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Julia Kefalinos Julia Kefalinos
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Should I File for Bankruptcy If I Lost My Job Due to COVID-19?


The COVID-19 pandemic has challenged our economy in ways not seen since the Great Depression. As of April 16, 2020, approximately 22 million people in the U.S. have filed for unemployment insurance. Even with additional benefits provided for under recent congressional legislation, thousands of Floridians now find themselves unable to pay rent and other basic monthly expenses. Or they may simply take on additional consumer debt, even if they have no way of knowing when–or if–they can repay their lenders.

If you are facing mounting debts and little-to-no income, you might be wondering if it is time to file for bankruptcy. There is, of course, no one-size-fits-all answer to this problem. Everyone’s financial situation is unique. That is why it is critical to consult with an experienced Miami bankruptcy attorney before taking any drastic actions. But here are a few questions that you should ask yourself if you are wondering whether or not bankruptcy may be a viable option.

Are You Actually Behind on Your Bills?

If you are accustomed to paying all of your bills in full each month, a sudden loss of income may make that impossible. That said, if you are still able to make the minimum payments on your credit cards and “stay current,” then your best option may be to do that for the time being until your financial situation improves. While you will, of course, accrue additional interest on any balances that you carry forward, you are under no immediate threat of debt collection or other legal action so long as you keep up with your minimum payment requirements.

Can You Negotiate Relief with Your Creditors?

In response to the COVID-19 emergency, many banks and lenders have already agreed to waive certain fees and penalties for their customers. Indeed, some financial institutions have gone so far as to defer payments on existing loans and other obligations. You should contact your own bank or credit union to see what relief they currently offer, or might be willing to provide in response to your situation. Also note, if you have a federally backed mortgage loan, you can request up to 180 days of “forbearance” from your lender or servicer due to the COVID-19 pandemic. Forbearance essentially pauses or reduces your mortgage payment for a limited period of time, up to 6 months in this case. Forbearance will not eliminate what you owe, but it will give you more time to get current on your obligations.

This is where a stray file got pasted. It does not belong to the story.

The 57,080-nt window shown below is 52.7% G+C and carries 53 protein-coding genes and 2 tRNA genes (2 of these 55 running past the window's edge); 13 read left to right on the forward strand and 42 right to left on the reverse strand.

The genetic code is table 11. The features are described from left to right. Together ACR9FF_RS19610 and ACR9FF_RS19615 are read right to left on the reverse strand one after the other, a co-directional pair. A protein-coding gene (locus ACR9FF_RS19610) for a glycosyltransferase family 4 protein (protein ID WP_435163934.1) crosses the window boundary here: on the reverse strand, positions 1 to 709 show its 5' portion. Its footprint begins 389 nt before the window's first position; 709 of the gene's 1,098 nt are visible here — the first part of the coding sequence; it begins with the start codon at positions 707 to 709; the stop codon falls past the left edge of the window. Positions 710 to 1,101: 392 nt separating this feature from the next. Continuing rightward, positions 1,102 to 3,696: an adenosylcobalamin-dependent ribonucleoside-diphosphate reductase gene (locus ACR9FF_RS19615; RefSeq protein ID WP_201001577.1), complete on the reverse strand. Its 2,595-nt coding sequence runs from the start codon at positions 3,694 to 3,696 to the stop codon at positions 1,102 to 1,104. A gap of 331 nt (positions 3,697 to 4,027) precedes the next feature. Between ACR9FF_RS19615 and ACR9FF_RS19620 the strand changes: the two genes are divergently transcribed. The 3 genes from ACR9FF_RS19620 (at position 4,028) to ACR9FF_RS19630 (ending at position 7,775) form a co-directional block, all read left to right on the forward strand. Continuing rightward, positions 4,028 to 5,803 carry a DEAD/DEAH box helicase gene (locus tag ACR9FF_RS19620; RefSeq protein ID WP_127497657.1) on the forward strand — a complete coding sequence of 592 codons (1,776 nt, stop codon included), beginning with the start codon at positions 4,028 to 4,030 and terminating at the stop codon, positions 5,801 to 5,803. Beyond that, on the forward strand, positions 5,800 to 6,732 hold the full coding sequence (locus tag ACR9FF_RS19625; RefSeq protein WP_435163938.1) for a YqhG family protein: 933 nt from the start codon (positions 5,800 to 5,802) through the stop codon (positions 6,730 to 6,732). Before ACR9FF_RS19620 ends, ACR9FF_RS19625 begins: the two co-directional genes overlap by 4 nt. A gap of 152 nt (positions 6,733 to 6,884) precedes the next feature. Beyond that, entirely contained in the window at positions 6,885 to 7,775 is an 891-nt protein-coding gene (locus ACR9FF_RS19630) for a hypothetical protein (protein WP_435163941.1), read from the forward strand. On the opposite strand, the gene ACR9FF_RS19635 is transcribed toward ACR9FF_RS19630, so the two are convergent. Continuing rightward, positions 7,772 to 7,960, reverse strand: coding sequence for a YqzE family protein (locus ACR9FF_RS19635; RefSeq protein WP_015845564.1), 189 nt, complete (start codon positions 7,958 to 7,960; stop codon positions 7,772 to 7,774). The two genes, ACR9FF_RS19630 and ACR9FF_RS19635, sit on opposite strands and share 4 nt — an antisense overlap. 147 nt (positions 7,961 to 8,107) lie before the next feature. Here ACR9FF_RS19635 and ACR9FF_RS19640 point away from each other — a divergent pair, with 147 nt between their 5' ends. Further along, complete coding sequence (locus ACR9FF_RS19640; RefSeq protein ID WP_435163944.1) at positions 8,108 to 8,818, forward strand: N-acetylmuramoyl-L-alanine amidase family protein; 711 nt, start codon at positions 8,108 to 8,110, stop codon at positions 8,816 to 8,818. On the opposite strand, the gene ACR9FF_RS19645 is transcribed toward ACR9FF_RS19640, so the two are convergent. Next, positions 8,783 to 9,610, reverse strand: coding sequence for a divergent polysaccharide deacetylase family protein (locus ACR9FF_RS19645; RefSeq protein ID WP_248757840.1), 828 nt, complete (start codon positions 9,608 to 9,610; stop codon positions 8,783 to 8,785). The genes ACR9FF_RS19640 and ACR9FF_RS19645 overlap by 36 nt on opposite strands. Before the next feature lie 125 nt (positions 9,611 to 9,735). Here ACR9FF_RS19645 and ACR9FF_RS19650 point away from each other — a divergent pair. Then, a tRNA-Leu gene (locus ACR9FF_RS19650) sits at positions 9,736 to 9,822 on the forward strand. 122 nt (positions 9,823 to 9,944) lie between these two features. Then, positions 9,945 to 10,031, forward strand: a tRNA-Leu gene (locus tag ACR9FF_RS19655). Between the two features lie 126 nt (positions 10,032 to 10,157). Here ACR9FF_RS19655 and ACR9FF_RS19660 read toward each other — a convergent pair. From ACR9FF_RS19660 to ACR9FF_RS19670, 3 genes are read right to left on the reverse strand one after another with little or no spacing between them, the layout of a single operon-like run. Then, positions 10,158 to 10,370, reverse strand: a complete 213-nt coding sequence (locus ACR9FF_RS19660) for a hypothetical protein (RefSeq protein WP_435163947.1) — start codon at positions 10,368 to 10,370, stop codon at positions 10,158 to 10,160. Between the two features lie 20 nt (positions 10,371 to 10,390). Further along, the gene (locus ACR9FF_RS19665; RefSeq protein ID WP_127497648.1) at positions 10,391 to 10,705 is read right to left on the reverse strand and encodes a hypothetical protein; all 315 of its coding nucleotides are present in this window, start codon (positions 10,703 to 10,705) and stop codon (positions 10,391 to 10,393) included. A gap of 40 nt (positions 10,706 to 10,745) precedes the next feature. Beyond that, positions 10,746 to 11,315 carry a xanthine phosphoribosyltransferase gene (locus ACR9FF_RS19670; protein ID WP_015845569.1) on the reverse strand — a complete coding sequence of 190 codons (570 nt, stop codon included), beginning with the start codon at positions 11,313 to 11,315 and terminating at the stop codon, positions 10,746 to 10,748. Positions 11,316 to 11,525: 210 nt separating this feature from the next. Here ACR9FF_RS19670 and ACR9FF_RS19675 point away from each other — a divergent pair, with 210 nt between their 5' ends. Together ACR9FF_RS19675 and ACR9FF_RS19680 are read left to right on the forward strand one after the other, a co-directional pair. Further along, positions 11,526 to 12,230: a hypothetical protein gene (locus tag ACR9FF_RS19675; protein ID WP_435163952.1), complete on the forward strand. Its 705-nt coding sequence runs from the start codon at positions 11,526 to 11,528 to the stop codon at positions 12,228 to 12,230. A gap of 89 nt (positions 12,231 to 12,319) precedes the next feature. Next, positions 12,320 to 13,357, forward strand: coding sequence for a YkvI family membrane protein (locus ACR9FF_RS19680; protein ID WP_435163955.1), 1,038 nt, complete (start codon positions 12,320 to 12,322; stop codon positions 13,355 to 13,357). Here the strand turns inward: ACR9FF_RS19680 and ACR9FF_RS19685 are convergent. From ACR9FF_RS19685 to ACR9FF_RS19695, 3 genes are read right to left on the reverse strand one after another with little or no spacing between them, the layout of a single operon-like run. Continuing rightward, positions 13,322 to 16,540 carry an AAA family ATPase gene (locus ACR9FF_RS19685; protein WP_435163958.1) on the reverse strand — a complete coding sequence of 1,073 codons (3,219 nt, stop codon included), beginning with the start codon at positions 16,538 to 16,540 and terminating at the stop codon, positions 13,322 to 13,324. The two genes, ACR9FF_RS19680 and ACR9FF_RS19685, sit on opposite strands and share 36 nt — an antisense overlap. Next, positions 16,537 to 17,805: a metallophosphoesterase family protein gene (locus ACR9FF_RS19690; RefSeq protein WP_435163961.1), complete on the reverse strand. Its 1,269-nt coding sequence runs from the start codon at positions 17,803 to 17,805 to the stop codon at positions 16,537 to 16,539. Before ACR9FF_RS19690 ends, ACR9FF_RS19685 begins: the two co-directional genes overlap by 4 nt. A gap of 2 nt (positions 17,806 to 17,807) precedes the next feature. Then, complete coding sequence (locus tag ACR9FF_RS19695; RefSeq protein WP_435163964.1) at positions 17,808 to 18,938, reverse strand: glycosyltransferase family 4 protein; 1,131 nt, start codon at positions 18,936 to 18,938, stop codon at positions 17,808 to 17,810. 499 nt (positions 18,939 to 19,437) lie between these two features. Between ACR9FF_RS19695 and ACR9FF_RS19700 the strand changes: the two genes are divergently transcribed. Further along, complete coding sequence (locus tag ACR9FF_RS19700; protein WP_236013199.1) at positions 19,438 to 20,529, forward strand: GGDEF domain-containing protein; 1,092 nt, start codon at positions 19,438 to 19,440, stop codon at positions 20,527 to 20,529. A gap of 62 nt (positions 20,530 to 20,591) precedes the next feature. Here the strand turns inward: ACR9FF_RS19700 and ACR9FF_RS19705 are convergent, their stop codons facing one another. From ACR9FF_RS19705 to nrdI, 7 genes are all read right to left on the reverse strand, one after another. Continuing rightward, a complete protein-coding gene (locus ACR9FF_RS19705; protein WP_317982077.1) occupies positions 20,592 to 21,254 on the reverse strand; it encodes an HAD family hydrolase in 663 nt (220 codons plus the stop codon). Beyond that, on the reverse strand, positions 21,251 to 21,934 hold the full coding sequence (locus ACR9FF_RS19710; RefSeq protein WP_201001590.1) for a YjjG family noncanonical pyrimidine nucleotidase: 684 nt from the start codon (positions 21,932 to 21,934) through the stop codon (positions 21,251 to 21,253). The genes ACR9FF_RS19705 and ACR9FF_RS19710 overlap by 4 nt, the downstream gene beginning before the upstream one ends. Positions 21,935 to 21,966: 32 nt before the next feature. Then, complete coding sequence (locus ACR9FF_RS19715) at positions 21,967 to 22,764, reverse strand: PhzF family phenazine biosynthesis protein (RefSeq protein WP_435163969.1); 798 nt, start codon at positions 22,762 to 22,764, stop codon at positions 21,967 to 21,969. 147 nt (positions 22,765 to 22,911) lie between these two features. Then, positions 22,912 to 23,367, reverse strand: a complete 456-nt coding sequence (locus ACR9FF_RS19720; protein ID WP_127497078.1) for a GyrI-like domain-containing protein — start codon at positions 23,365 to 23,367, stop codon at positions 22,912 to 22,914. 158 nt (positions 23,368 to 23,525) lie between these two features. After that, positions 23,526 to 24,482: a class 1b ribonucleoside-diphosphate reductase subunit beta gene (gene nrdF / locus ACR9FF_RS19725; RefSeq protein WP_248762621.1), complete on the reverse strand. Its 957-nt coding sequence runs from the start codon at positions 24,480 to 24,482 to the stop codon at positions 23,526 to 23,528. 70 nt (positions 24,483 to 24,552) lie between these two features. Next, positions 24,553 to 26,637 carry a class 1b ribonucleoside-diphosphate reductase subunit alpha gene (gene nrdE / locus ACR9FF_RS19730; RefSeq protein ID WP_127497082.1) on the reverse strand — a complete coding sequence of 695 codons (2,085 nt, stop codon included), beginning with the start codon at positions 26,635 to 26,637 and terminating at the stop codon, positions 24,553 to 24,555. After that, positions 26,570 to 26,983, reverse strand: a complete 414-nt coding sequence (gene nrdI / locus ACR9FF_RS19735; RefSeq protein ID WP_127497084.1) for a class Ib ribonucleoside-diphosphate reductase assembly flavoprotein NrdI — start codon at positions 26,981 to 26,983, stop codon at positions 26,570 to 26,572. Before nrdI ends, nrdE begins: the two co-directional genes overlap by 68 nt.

When Do I Need to Consider Bankruptcy?

Bankruptcy should always be a last resort. But if you have little income and your assets are all exempt from creditor claims, then a Chapter 7 bankruptcy can discharge most of your unsecured debt. Alternatively, if you are looking to reorganize your existing debts into something more manageable, then a Chapter 13 bankruptcy may be helpful.

But once again, you should not take this step until you speak with a Miami bankruptcy lawyer who can assist you in considering all of your debt relief options. Contact the Law Office of Julia Kefalinos today at 305-676-9545 to schedule a consultation. Our office remains open during the COVID-19 pandemic, and we are happy to meet with you in person, or via Skype, FaceTime, WhatsApp and other such video conferencing means while following all safety precautions recommended by the CDC.

By submitting this form I acknowledge that form submissions via this website do not create an attorney-client relationship, and any information I send is not protected by attorney-client privilege.

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